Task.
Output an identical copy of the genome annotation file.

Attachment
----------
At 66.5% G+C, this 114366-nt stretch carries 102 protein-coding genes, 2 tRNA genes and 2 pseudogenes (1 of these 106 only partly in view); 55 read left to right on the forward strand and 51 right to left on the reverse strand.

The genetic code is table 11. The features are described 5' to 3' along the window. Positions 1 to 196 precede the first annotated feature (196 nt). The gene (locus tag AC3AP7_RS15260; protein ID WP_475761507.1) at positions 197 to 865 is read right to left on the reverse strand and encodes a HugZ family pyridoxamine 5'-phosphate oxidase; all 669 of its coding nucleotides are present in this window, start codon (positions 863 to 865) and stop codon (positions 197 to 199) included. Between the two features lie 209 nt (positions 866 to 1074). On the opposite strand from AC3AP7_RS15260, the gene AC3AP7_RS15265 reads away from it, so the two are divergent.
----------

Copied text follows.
At 66.5% G+C, this 114366-nt stretch carries 102 protein-coding genes, 2 tRNA genes and 2 pseudogenes (1 of these 106 only partly in view); 55 read left to right on the forward strand and 51 right to left on the reverse strand.

The genetic code is table 11. The features are described 5' to 3' along the window. Positions 1 to 196 precede the first annotated feature (196 nt). The gene (locus tag AC3AP7_RS15260; protein ID WP_475761507.1) at positions 197 to 865 is read right to left on the reverse strand and encodes a HugZ family pyridoxamine 5'-phosphate oxidase; all 669 of its coding nucleotides are present in this window, start codon (positions 863 to 865) and stop codon (positions 197 to 199) included. Between the two features lie 209 nt (positions 866 to 1074). On the opposite strand from AC3AP7_RS15260, the gene AC3AP7_RS15265 reads away from it, so the two are divergent.